Nurses’ sleep quality, work environment and quality of care in the Spanish National Health System: observational study among different shifts

Gómez-García T, Ruzafa-Martínez M, Fuentelsaz-Gallego C, Madrid JA, Rol MA, Martínez-Madrid MJ, Moreno-Casbas T; SYCE and RETICEF Group.
BMJ Open. 2016 Aug 5;6(8):e012073.

OBJECTIVE: The main objective of this study was to determine the relationship between the characteristics of nurses’ work environments in hospitals in the Spanish National Health System (SNHS) with nurse reported quality of care, and how care was provided by using different shifts schemes. The study also examined the relationship between job satisfaction, burnout, sleep quality and daytime drowsiness of nurses and shift work.
METHODS: This was a multicentre, observational, descriptive, cross-sectional study, centred on a self-administered questionnaire. The study was conducted in seven SNHS hospitals of different sizes. We recruited 635 registered nurses who worked on day, night and rotational shifts on surgical, medical and critical care units. Their average age was 41.1 years, their average work experience was 16.4 years and 90% worked full time. A descriptive and bivariate analysis was carried out to study the relationship between work environment, quality and safety care, and sleepquality of nurses working different shift patterns.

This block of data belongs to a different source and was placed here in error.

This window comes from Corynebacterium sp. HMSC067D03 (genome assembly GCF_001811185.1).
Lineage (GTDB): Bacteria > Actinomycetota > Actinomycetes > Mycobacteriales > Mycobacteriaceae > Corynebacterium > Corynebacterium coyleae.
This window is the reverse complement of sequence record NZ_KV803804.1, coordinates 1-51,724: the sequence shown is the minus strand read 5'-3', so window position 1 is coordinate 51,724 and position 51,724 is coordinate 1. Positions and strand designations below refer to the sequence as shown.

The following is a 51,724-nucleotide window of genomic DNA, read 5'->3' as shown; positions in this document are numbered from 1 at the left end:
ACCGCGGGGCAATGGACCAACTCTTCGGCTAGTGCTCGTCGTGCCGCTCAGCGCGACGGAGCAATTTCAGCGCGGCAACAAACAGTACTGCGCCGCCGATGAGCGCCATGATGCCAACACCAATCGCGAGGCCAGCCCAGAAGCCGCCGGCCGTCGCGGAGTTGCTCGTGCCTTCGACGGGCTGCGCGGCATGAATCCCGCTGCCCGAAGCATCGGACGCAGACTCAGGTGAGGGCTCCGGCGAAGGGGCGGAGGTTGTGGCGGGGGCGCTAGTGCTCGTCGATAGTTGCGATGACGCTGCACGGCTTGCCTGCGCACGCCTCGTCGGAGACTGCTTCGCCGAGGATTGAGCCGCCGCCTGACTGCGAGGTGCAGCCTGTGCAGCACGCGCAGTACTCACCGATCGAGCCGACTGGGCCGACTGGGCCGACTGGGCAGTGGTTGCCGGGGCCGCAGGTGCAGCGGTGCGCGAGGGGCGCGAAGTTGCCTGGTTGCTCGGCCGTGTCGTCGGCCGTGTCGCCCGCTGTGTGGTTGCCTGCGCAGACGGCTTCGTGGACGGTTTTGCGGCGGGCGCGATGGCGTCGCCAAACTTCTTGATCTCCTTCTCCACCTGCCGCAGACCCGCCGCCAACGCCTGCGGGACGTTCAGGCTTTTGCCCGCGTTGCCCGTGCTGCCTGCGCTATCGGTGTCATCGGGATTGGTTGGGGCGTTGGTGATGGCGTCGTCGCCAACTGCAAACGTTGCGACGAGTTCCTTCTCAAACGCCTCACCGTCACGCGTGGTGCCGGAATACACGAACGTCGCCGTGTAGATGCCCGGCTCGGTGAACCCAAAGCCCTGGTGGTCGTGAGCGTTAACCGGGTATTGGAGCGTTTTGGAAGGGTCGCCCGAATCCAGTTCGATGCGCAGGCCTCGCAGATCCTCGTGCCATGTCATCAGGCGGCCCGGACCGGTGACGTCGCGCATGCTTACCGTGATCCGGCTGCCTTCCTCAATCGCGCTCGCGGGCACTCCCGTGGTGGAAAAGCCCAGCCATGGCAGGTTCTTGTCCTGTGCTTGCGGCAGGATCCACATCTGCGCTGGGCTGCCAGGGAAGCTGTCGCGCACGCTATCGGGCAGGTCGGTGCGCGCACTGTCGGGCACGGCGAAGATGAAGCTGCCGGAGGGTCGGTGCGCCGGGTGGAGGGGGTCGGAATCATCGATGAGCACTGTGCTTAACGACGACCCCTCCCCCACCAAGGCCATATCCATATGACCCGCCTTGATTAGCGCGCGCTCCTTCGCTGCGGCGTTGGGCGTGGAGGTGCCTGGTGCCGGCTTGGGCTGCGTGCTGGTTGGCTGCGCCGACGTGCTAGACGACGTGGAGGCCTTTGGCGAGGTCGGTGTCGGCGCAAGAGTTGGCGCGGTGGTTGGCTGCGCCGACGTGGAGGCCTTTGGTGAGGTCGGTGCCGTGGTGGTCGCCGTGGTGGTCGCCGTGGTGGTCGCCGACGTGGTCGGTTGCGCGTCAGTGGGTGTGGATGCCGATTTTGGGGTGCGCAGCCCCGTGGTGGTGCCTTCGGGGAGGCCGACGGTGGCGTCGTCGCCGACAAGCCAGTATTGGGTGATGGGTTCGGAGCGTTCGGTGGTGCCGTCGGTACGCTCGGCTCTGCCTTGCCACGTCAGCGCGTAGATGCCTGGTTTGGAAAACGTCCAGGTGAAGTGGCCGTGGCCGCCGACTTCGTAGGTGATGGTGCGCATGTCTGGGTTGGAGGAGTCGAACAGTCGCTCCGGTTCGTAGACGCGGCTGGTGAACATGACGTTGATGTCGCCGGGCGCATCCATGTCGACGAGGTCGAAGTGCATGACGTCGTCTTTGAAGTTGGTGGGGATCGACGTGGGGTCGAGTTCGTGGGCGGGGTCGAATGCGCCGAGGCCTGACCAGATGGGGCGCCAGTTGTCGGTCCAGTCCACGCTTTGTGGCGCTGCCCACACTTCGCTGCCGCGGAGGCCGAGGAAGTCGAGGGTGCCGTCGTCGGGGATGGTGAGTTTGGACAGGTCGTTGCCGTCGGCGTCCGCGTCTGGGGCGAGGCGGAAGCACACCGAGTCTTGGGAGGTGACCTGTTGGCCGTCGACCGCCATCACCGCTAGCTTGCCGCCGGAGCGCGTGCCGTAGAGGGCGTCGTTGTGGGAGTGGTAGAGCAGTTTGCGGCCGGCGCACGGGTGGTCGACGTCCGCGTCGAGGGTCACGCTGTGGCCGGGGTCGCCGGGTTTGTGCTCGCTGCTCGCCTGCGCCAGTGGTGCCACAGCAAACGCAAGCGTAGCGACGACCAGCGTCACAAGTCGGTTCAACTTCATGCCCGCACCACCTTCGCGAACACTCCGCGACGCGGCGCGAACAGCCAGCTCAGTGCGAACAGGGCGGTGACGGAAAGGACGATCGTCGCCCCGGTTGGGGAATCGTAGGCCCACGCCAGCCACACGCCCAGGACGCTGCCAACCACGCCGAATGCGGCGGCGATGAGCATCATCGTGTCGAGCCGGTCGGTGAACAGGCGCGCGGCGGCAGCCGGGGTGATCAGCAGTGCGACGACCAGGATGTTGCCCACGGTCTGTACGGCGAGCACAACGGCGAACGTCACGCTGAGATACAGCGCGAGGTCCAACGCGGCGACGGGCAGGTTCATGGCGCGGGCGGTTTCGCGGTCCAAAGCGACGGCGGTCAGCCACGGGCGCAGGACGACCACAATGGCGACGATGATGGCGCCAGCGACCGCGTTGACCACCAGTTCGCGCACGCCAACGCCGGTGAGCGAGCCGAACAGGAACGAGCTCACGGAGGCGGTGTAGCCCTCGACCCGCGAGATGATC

RESULTS: 65.4% (410) of nurses worked on a rotating shift. The Practice Environment Scale of the Nursing Work Index classification ranked 20% (95) as favourable, showing differences in nurse manager ability, leadership and support between shifts (p=0.003). 46.6% (286) were sure that patients could manage their self-care after discharge, but there were differences between shifts (p=0.035). 33.1% (201) agreed with information being lost in the shift change, showing differences between shifts (p=0.002). The Pittsburgh Sleep Quality Index reflected an average of 6.8 (SD 3.39), with differences between shifts (p=0.017).
CONCLUSIONS: Nursing requires shift work, and the results showed that the rotating shift was the most common. Rotating shift nurses reported worse perception in organisational and work environmental factors. Rotating and night shift nurses were less confident about patients’ competence of self-care after discharge. The most common nursing care omissions reported were related to nursing care plans. For the Global Sleep Quality score, difference were found between day and night shift workers.

Ventana Cientifica. Noviembre 2016. Artículo 180
Nurses’ sleep quality, work environment and quality of care in the Spanish National Health System: observational study among different shifts